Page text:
• Spooky: 40 per cent of Americans read one book or less last year. Is that an illiteracy problem or just an ignorance problem? Or is it a sign that books just don’t rate as a consumer item in the land of instant gratification? Someone tell me Australia is ahead on this game. Or are we all at the footy?
  • Something for writers: the author is the brand. Good luck getting branded amongst the 90,000 self-publishers and their ilk all hitting the upload button…
  • The capacity of digital to deliver back-catalogue titles has got to be a boon, hasn’t it? Stories that just don’t go out of print any more.
  • And my appreciation of Google has gone up a notch thanks to their view that there is still a role to be played by bricks-and-mortar bookstores. Because I think the article is right about readers still wanting their online access and bookstore, too. Maybe that’s a generational thing. Wouldn’t it be great if e-books can help lift that hideous statistic about the 40 per cent who don’t read? And wouldn’t it be even better if that one book they did read wasn’t Twilight/Da Vinci Code/, or at least, used that as a springboard to, you know, read a second book?
  • The one thing I have taken from the article is that, while the delivery method is bound to change, at least there will still be a demand for one, which means the wordsmiths and the hacks — and yes, the really oughtn’ts — will have new avenues to reach, and engage with, their readers, at several levels. What do we do in the time of flux? Write on, my friend, and get to the end!

    Awards and more book covers

    Ticonderoga has released the book cover of its limited edition reprint of The Infernal by Kim Wilkins, her first novel and still one of my favourites.

    Ticon has also recently made available two anthologies: Scary Kisses, involving paranormal romance, and Belong, speculative tales with a migration hook.

    And in awards news, Jonathan Strahan, Justine Larbalestier (Liar) and Scott Westerfeld (Leviathan) are Aussies all in the running for Locus Awards. This follows the excellent news that Margo Lanagan is up for a Shirley Jackson award for her novella Sea-Hearts, published in X6.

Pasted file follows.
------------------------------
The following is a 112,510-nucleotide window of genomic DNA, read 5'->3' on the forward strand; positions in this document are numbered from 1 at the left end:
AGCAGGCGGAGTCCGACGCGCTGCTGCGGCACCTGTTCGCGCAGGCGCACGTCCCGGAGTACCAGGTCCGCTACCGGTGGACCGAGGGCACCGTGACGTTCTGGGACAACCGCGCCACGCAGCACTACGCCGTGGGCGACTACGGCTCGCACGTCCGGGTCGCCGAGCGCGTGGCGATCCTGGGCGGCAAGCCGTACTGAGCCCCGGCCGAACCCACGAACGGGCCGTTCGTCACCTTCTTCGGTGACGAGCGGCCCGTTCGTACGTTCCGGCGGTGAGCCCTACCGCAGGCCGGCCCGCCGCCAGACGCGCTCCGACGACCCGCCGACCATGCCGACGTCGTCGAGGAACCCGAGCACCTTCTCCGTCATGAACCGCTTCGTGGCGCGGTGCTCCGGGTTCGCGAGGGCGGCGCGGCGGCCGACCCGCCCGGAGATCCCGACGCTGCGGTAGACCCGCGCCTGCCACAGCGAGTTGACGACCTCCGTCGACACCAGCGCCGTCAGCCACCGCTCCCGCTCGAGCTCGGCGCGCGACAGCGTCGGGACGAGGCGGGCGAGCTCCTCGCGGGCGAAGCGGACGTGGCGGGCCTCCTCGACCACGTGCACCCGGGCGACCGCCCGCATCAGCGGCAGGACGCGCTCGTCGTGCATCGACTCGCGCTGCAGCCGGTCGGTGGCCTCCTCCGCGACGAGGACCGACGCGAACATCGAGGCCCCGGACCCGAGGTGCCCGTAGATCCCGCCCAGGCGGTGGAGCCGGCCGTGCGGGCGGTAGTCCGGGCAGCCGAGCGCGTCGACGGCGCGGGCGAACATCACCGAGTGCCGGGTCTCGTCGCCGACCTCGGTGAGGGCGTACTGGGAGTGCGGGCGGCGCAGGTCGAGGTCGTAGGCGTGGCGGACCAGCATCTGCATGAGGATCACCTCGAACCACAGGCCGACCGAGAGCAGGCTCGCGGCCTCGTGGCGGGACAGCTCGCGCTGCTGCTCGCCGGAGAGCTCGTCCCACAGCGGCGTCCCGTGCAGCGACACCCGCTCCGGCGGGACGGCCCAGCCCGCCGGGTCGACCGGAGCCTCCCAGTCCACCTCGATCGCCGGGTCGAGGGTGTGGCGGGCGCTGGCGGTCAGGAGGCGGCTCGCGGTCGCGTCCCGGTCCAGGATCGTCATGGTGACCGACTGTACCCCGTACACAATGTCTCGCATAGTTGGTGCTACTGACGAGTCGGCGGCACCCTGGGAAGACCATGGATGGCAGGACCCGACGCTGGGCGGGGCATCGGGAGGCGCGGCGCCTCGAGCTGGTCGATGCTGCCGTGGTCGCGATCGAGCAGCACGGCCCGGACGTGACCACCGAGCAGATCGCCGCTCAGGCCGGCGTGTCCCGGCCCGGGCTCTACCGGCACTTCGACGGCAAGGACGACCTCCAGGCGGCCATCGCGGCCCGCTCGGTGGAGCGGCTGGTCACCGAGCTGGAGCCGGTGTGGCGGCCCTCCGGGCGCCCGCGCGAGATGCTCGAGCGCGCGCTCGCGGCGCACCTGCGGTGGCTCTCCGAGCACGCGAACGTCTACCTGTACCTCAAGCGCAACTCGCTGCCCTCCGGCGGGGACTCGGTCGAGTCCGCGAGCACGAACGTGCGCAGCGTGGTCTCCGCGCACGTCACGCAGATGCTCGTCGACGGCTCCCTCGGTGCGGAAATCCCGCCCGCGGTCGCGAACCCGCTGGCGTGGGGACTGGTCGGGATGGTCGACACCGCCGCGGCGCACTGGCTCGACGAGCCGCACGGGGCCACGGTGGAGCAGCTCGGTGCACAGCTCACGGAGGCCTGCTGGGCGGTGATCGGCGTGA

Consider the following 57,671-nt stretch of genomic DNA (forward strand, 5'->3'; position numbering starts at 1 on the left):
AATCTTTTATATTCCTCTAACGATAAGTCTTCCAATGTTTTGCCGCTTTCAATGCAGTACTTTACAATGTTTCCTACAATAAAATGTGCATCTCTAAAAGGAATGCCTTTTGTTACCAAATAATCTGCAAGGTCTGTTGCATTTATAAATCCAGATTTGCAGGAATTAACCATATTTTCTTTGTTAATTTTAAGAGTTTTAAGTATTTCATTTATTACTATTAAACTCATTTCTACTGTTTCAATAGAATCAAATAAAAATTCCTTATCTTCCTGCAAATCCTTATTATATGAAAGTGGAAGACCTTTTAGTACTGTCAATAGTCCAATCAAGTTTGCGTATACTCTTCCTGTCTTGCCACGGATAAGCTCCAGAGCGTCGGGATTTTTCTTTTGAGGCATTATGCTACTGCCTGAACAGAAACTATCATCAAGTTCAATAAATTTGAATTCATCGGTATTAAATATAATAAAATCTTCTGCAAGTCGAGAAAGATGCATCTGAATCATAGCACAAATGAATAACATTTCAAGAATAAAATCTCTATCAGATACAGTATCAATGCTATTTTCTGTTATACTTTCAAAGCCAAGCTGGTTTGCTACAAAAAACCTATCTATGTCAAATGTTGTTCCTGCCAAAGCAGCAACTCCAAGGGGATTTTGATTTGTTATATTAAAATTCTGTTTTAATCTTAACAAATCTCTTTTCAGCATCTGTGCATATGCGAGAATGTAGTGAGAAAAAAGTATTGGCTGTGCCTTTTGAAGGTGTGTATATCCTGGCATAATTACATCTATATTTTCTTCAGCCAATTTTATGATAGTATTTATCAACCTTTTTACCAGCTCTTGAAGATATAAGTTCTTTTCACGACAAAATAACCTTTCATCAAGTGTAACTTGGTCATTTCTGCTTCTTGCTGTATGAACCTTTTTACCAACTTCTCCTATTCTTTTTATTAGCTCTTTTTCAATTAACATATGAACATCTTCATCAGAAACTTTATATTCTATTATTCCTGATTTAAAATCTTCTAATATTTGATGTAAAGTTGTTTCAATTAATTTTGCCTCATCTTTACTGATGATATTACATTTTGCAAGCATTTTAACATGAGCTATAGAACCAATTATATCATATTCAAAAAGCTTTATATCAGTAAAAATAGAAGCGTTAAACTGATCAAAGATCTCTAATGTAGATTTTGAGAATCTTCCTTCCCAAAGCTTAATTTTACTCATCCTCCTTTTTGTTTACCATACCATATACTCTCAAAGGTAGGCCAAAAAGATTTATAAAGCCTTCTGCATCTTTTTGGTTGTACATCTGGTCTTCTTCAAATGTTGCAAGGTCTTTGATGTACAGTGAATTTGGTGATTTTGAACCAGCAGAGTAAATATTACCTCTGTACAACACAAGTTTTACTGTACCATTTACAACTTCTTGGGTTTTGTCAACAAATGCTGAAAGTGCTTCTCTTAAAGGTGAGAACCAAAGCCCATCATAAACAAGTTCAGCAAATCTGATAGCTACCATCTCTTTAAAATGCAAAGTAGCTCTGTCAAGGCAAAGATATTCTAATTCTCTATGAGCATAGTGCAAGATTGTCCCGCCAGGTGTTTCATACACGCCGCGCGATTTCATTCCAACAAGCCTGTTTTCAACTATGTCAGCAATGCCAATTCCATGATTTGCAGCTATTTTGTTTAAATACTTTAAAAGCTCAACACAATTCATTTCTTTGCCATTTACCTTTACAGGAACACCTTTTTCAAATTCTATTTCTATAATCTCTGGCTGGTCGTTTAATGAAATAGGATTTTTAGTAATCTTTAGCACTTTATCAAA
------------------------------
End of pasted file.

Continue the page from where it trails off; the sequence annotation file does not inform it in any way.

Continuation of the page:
Here’s a cool trailer for Scott’s Leviathan, a very fun take on the outbreak of World War I:

    And one for Liar, a compelling if infuriating read!

    And not to be overlooked is this new offering from Rowena Cory Daniells, a fancy trailer for her new (and much awaited) trilogy. Rowena has been a stalwart of the spec fic community in Queensland for many a year, helping to found both the Vision writing group (going strong) and the EnVision writers workshop (now defunct, but in a way living on in the Queensland Writers Centre’s year of the novel program): two things that have been of massive benefit to me as a budding author.

    KRKhd from Daryl Lindquist on Vimeo.

    Ron Mueck and being human

    wild man sculpture by ron mueck

    What is it about the human body that we find so fascinating? I mean, we’ve all got one, haven’t we? But yet we are drawn to write about it and paint it and sculpt it, exploring it in all the ways we can find. Is there anything new, other than the continued unlocking of why it works, and why some times it doesn’t?

    I was pondering this fascination when I caught the Ron Mueck exhibition at the National Gallery of Victoria — managed to get in there on the final weekend — and there were all these people, across all ages, milling around both massive and miniature likenesses of other people. These are the ones I remember:

    On the small side, there was a dead man laid out in repose; a lad (the only black character in the exhibition) examining a cut to his torso; two old ladies side-eyeing something unseen — maybe us!; a naked man peering curiously ahead from his seat at the front of a full-size rowboat; a man on an inflatable bed in a body of water (he was hanging on a blue wall); and a naked woman carrying a huge bundle of sticks; an old woman curled foetally in bed.

    On the large size, there was a naked, hirsute man sitting on a wooden table; a woman lying in bed with the covers drawn up; and a truly spooky baby, blood-smeared and umbilical still attached, one eye a half-slit. Brrrr.

    And then there was the ginormous plucked chicken, hanging by its feet, neck opened but as yet ungutted.

    The details in all these figures was amazing, from eyes and toes and nails, right down to the texture of skin and veins, pimples and blemishes and wrinkles. And hair. I can’t imagine the time required to implant all that hair, one strand at a time.

    Each of these, some more than others, had tales to tell. What were the old women looking at? Does the old woman want to crawl out from under the covers or is she happy to meet the Reaper? Why is the woman still in bed? Why is the wild man naked on the table and why does he look a bit nervous (as if being naked on a table in a room full of strangers isn’t enough)?

    Is it these unspoken and unknowable stories that attracts us to these figures? Or is it the simple cleverness of this Australian artist in reproducing our form so accurately? Or is there a lingering suspicion that, that guy there, he could be me…?

    The Hurt Locker

    Kathryn Bigelow, the director who gave us splendid vampire movie Near Dark (one of my favourites) and equally enjoyable SF flick Strange Days, really hits the mark with The Hurt Locker.